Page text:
|Title:||The Long Goodbye|
|Publisher:||Ballantine Books, Inc.|
|Tags:||fiction, mystery, Philip Marlowe (Fictitious character), Film Adaptation|
|Description:||Private investigator Philip Marlowe is 42 years old and does not exercise. His sport is chess yet he does not play against anybody. He just replays games of chess masters and solves chess puzzles. His brushes with danger and death he just narrates matter-of-factly. In one scene a rich, powerful, mean-spirited guy comes to his office. After some tough guy dialogue Marlowe slugs the visitor which made the latter double up in pain while his bodyguard--certainly armed--is just outside. When Marlowe later meets the bodyguard he insults him on his face. Yet they left Marlowe unharmed.
Marlowe befriends a down on his luck war veteran with the scars to prove it. Then he finds out that Terry Lennox has a very wealthy nymphomaniac wife, who he's divorced and re-married and who ends up dead. and now Lennox is on the lam and the cops and a crazy gangster are after Marlowe. [Suggest a different description.]
Author Bio for Chandler, Raymond
Due to his straitened financial circumstances during the Great Depression, Chandler turned to his latent writing talent to earn a living, teaching himself to write pulp fiction by studying the Perry Mason story formula of Erle Stanley Gardner. Chandler's first professional work, "Blackmailers Don't Shoot", was published in Black Mask magazine in 1933; his first novel, The Big Sleep, was published in 1939, featuring his famous Philip Marlowe detective character speaking in the first person.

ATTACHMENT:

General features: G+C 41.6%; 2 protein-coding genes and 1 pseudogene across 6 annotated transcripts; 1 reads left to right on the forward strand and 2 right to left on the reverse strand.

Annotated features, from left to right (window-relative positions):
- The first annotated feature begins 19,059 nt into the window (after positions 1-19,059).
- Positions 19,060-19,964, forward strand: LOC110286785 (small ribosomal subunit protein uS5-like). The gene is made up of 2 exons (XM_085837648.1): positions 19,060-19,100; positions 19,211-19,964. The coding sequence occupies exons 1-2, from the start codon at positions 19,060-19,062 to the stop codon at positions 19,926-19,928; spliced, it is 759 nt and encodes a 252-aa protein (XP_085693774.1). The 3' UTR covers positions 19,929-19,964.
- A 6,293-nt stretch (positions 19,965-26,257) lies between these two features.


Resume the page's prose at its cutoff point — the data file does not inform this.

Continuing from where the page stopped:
In 1950, Chandler described in a letter to his English publisher, Hamish Hamilton, why he began reading pulp magazines and later wrote for them:
Wandering up and down the Pacific Coast in an automobile I began to read pulp magazines, because they were cheap enough to throw away and because I never had at any time any taste for the kind of thing which is known as women's magazines. This was in the great days of the Black Mask (if I may call them great days) and it struck me that some of the writing was pretty forceful and honest, even though it had its crude aspect. I decided that this might be a good way to try to learn to write fiction and get paid a small amount of money at the same time. I spent five months over an 18,000 word novelette and sold it for $180. After that I never looked back, although I had a good many uneasy periods looking forward.
His second Marlowe novel, Farewell, My Lovely (1940), became the basis for three movie versions adapted by other screenwriters, including 1944's Murder My Sweet (which marked the screen debut of the Marlowe character), starring Dick Powell (whose depiction of Marlowe Chandler reportedly applauded). Literary success and film adaptations led to a demand for Chandler himself as a screenwriter. He and Billy Wilder co-wrote Double Indemnity (1944), based on James M. Cain's novel of the same name. The noir screenplay was nominated for an Academy Award. Said Wilder, "I would just guide the structure and I would also do a lot of the dialogue, and he (Chandler) would then comprehend and start constructing too." Wilder always acknowledged that the ramped-up dialogue which makes the film so memorable was largely Chandler’s.
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